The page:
As Pose reaches the end of its second season (with its eye on it third), the critically acclaimed, six-time Emmy nominated FX series has shared the ’80s and ’90s ballroom culture with the masses and in turn, had an impact on pop culture with its authentic and thoughtful portrayal during a defining era of the LGBTQ community. During the Pose session at TCA, co-creator/writer/director Steven Canals was joined on the stage by producers Janet Mock and Our Lady J as well as actress Mj Rodriguez and Billy Porter via satellite to talk about the game-changing second season as well at the influence of the show since its premiere.
Mock, who also serves as a director and writer for the series said there was a challenge this season to go bigger in the ballroom scenes. She references Elektra’s (Dominque Jackson) elaborate costumes including her Marie Antoinette and clam shell pieces. More than that, Mock points out that the show has gone beyond the spectacle and impacted mainstream culture.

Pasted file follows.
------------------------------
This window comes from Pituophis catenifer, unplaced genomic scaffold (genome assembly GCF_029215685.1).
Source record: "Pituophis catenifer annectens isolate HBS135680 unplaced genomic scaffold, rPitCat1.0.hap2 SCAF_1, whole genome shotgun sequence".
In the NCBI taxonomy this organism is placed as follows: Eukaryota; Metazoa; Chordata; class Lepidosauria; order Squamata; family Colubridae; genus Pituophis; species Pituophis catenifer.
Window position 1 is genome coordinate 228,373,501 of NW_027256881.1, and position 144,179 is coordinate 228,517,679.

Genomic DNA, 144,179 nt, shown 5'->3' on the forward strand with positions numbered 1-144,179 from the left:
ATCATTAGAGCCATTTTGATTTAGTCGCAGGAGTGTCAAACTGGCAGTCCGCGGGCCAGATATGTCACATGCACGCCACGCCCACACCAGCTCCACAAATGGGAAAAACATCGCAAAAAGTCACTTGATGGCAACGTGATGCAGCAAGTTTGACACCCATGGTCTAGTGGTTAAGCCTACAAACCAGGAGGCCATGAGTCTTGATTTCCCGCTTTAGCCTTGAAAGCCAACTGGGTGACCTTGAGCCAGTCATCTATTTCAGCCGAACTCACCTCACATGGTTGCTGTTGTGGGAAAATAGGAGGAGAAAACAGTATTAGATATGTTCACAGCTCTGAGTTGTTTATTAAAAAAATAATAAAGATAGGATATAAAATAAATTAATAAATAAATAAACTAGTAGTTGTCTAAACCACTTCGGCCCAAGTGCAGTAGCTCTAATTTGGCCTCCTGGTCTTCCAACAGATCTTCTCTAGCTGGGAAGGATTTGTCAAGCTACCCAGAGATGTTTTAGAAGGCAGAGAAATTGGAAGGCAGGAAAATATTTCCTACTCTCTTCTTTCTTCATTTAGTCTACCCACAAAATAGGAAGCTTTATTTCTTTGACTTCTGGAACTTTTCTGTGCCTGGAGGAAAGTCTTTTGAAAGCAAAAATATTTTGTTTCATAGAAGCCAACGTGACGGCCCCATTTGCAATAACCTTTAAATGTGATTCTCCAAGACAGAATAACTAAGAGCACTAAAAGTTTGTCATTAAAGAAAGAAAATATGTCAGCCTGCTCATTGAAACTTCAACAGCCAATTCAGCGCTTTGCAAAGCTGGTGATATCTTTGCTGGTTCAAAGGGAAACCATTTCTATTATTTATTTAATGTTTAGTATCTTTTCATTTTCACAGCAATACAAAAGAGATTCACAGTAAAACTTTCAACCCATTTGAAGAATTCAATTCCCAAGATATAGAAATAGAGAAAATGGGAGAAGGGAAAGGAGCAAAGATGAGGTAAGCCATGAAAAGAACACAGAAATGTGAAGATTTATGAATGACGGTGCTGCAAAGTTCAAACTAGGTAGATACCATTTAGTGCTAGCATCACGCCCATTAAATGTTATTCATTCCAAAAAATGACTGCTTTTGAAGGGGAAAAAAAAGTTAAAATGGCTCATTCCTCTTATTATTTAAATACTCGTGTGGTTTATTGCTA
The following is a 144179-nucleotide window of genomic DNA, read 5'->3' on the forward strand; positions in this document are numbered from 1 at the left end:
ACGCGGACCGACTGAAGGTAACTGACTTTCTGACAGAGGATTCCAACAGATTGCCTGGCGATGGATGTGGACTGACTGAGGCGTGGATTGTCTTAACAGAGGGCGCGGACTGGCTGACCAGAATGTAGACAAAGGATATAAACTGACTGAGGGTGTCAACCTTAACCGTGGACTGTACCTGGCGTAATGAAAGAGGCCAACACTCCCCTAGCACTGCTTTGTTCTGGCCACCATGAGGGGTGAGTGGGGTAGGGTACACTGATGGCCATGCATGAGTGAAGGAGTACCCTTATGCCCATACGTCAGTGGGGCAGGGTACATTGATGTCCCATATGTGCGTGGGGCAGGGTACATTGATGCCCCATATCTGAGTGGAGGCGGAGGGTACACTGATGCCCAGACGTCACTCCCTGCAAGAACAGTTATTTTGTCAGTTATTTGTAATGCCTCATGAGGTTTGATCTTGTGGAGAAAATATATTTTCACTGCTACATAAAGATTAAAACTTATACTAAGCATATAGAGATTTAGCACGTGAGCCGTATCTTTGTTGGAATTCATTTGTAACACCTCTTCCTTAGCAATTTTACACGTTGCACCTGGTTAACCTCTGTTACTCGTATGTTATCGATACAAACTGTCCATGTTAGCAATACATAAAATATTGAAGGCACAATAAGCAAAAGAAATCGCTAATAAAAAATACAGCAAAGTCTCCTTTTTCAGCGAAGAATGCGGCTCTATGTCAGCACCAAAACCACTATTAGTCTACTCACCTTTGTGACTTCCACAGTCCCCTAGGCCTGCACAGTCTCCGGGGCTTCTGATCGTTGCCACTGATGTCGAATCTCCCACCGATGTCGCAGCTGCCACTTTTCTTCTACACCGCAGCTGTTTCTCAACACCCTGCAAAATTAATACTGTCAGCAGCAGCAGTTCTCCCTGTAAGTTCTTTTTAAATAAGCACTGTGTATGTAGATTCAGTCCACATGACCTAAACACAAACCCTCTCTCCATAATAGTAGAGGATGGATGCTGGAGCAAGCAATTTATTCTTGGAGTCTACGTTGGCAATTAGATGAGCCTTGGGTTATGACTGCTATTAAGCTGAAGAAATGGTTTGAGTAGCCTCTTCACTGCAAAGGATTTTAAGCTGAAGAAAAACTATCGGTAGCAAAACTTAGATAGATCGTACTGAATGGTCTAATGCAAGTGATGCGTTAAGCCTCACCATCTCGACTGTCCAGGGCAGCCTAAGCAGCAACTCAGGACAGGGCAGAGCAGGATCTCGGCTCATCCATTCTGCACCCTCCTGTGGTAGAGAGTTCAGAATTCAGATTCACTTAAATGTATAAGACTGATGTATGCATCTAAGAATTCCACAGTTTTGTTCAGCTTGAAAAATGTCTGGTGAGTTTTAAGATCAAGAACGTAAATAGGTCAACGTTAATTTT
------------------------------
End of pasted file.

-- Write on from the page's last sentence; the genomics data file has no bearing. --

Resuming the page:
“It opens up conversations about gender expression and presentation,” she said, adding that at the first season premiere the men were wearing suits. She said that during the second season premiere “almost every man wears a train. She continues, “It’s the evolution of the show’s influence.”
“Ballroom as a community has always been ahead of fashion, music, and pop culture for decades,” add Canals when it comes to the influence of Pose.
Porter, a Broadway veteran who is the first openly gay Black man nominated for an Emmy for Outstanding Lead Actor in a Drama Series, remarked that his career has seen a slight change in that his message of inclusivity can reach more people with TV’s expansive reach. “This has cracked open a moment of my life and I’m having a fabulous time,” he declares.
In tonight’s episode directed by Canals, Mock points out that many may think its the beginning of the end and will “heighten anxiety” with their fans — and it will shift things for the narrative and the characters. The producers unpack the evolution of the show across two seasons and how the stories may seem crazy and over-the-top, but its the reality for the community.
With the second season, Mock said they wanted to go deeper and darker and “take bigger swings” — mainly with Candy’s (Anjelica Ross) death as well as Elektra’s Dorian Corey story. “Our people will always tell us how they feel,” she said.
“We all have been inspired by Paris is Burning,” Our Lady J said, in reference to Dorian Corey. “We find out about these characters, humans and these stories.”
“You can make this sh*t up,” Porter chimes in. “The things that happen in our lives are crazy — and on paper they don’t make sense — but you just keep living.”
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